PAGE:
To: The Microwave Group
From: Dick, K2RIW 10/03/03.
Re: Waveguide Dummy Load Info.
I still feel that with some care you can make a FB 10
GHz termination from a tapered wooden dowel. When Bruce, N2LIV and I did
this work in 1999, we were making terminations that had a measured S11 as
good as -35 dB (a VSWR of 1.04:1). We were making these dummy loads as a
test fixture for testing the insertion loss and quality of our 3/4 inch
copper pipe wave guide that we were using in the fabrication of "Button
Hook" feeds for our 10 GHz parabolic dish antennas.
that there might be some minor differences required when a dummy load is
being constructed for WR-90 wave guide, instead of 3/4 inch circular wave
guide. But, I see no reason to believe that the same techniques wouldn't
work equally as well.
For the dummy load we merely bought 3/4
inch wooden dowels that had been sitting in the Home Depot store on Long
Island for a couple of months. Long Island, New York, USA is a reasonably
high humidity area that is surrounded by sea water. I'm convinced that
the moisture content within wooden dowels helps make them into a lossy
material that makes them behave as a nearly ideal RF absorber. Remember
that the Loss Tangent of the water content of your food is the major
cause of the heat that you get from your Microwave Oven. If you place
something in your Microwave Oven that contains no moisture, it is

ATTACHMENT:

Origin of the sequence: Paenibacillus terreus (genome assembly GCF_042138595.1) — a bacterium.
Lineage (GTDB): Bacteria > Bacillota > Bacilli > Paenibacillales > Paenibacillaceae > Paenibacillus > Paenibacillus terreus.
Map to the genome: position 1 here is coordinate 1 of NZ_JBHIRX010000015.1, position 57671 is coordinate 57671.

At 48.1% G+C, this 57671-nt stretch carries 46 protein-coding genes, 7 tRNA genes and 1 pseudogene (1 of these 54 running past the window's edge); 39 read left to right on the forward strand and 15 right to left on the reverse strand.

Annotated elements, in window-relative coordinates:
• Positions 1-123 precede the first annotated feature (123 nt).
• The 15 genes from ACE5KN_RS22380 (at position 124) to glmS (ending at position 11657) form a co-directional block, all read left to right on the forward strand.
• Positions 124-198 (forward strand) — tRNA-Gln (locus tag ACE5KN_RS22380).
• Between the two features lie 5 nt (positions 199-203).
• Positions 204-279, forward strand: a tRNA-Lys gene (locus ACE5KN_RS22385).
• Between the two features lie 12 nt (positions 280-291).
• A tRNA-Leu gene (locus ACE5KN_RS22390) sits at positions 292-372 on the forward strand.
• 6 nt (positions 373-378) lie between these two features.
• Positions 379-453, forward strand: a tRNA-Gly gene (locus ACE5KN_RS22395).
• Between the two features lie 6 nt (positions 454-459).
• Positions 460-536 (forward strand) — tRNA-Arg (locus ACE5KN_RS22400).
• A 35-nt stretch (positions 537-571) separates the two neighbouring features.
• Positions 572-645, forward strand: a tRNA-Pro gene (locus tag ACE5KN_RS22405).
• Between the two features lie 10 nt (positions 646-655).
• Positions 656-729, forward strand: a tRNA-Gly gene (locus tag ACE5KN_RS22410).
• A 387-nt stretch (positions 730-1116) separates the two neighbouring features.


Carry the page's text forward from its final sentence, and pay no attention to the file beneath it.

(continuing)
possible that the Oven will think it is empty, and the Magnetron may
become damaged by the high RF reflectivity.
If the material that
you use for a dummy load has a high or a low: dielectric constant, or
number of dB's per inch; that only affects the number of inches required
for the tapered section (for a good VSWR), and the number of inches of
the material that's required to obtain a given number of dB's of
absorption. We discovered that if any reasonable material has a
sharp-tipped taper that is gradual enough, the RF wave never knows that
anything is happening, and there will be virtually no reflection from
that load material.
I've even heard a crazy-sounding story of a
crafty Microwave Amateur who used bicycle tire material as very effective
wave guide dummy load material -- Hi. With a little care, I believe that
almost any material from slight lossy, to very lossy, can be made to
function as a wave guide dummy load.
Here is a repeat of the
appropriate paragraph that N2LIV and published on the Microwave Reflector
in July 3, 1999:
"7. DUMMY LOADS -- In circular WG are quite
easy to construct. Simply sharpen a 3/4" broom stick handle and force it
into the 3/4" copper pipe. About 3" of taper and 2" of non-taper is FB.
The usual moisture in the wood makes a great "slow absorber", which makes
it more forgiving of errors. The main difference between a -35 dB S11
dummy load (VSWR = 1.04, [sharp tip]) and a -20 dB S11 (VSWR = 1.22) seems
to be how sharp the point was at the tip of the broom stick handle and was
the taper too abrupt (too short). There may be some variations caused by
knots in the wood, but we didn't seem to have that problem."
hope this material is helpful.
73 es Good VHF/UHF/SHF/EHF Optical